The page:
Wednesday, 4 July 2018
Tuesday, 3 July 2018
Fun times at Arataki
“ Watch out for the bus!” shouted Miss Green as the bus screeched to a halt next to us. We were about to go to Arataki,A nature reserve in the Waitakere Ranges! We hopped onto the bus and as it started to pull away I wondered how long it would take. We were going with Rooms 7 and 6 to learn about nature's recyclers.
When we got there we saw one of the teachers that used to work at our school, her name was Miss Best. We sat down to have morning tea and then had to clean our shoes because we might carry the Kauri dieback disease on them.
Now it was time for a bush walk. As we wandered into the bush, we saw all sorts of bugs. We saw spiders, mosquitoes, ants and centipedes. We heard birds chirping and walked on hard, frozen mud. We went back to the center and had lunch.
We walked into the dark bush again with a park Ranger named Stacy. When we reached a quiet area, Stacy gave us a tool used to catch bugs called pooters. I caught a spider, hoppers and a grub. We all walked back along the rocky path and went into a room in the visitors center. Stacy taught us about a trees life cycle. We then played a game about how insect eat leaves like this, “chew, chew, chew, poo, poo, poo.” It taught us that insects are important because they turn old leaves into soil.
All too soon it was time to go back to school. I think everybody had lots of fun, even though there was lots of listening and concentrating needed. I hope that we will go back to Arataki soon.
Thursday, 28 June 2018
|walking into the bush|
|Learning about a trees life cycle.|
On Tuesday we went to Arataki visitor center.We first went on a bendy bus and me and licha sat in the front. Then we had our morning tea. Then we walked into the damp bush to learn about bugs.We saw frozen mud and heard birds chirping. We came back to the base and had lunch. After that we went into the bush again with a ranger called Stacey. We searched for bugs using a putter. the putter would suck up bugs into a jar. Then we went inside and learned about a tree's life cycle. I learned that sugar comes out of leaves! then we played a game about a tree's life cycle. Soon it was time to go.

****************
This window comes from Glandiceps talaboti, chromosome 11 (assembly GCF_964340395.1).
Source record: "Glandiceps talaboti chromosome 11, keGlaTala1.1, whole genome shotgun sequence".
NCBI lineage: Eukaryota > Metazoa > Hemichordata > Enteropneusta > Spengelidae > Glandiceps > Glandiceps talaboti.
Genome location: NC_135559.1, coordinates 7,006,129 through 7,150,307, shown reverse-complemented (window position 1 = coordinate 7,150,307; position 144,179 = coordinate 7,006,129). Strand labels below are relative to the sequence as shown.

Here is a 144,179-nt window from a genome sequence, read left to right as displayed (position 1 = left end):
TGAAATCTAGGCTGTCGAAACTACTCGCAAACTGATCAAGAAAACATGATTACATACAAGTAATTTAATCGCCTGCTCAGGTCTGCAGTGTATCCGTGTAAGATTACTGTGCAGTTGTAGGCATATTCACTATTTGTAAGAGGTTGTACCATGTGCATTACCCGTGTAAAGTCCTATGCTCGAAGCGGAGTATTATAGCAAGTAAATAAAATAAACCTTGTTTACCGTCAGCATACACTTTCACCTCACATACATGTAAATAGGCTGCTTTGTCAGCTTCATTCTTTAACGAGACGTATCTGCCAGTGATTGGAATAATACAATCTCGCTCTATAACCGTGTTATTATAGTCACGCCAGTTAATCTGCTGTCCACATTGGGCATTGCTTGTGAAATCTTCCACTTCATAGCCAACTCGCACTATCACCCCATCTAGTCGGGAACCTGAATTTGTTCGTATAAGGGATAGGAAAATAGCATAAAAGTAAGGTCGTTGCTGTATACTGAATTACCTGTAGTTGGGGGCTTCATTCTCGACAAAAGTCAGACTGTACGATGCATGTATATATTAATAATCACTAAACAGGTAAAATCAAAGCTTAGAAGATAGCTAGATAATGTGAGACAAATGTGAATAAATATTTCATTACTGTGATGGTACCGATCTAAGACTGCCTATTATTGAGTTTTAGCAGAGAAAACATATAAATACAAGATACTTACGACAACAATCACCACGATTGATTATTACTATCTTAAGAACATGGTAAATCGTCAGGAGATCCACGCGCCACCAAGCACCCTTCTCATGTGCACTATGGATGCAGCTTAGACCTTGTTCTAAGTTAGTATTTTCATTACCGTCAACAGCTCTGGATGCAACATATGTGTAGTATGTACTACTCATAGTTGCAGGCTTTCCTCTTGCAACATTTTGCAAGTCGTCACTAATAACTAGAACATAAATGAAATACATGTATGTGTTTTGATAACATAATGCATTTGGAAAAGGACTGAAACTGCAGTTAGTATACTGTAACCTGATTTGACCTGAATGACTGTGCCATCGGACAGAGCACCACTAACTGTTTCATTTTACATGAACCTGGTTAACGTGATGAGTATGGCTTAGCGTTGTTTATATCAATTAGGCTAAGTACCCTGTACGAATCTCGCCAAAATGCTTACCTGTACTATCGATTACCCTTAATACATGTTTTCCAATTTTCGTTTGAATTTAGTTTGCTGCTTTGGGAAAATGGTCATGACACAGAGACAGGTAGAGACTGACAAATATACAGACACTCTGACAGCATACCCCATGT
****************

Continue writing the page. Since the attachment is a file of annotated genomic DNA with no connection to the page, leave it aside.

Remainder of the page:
|Using a pooter.|
Thursday, 21 June 2018
I wrote a report about molluscs. hope you like it.
Do you know what a mollusc is? You probably think that you don’t but if you want to know more read on. Today I will share with you interesting information about my favourite molluscs , the “Cornu aspersum” also known as the common snail
What is a mollusc?
A mollusc is an animal that is slimy with a soft body and has a body part called a foot. Most have a shell. They live on land and in salty or fresh water.
What animals are in the mollusc group?
There are lots of animals in the mollusc group. There are snails, slugs, octopus, squids. They all have different ways of breathing. On land they breath air. lams, oysters and muscles breath by opening and closing their mouths, ucking and breathing out the water in their bodies.
Facts about the molluscs.
There are all types of wacky facts about molluscs. Here are a few:
- There are about 150,000 types of molluscs in the world!
- There are 80,000 types of slugs and snails!
- Some people LOVE eating snails!
- Octopi can blend into their surroundings!
What does the common snail look like?
What does the common snail eat?
The snail’s diet is lettuce, cucumbers, carrots, algae and fungi. Snails have about 1,000 tiny teeth that rip the food to shreds. Some very aggressive snails and slugs may eat worms or each other!
Where do snails live?
Snails live around the world so it is not very surprising to see a snail in the desert or rainforests. Sphincterochila boissieri is a type of snail that lives in the desert and the thersites mitchellae also known as the Mitchell's rainforest snail lives in the rainforest. The white shell of the sphincterochila boissieri protects the body of the snail from the heat.
Why do we need snails?
snails are part of nature and they also break down food for worms.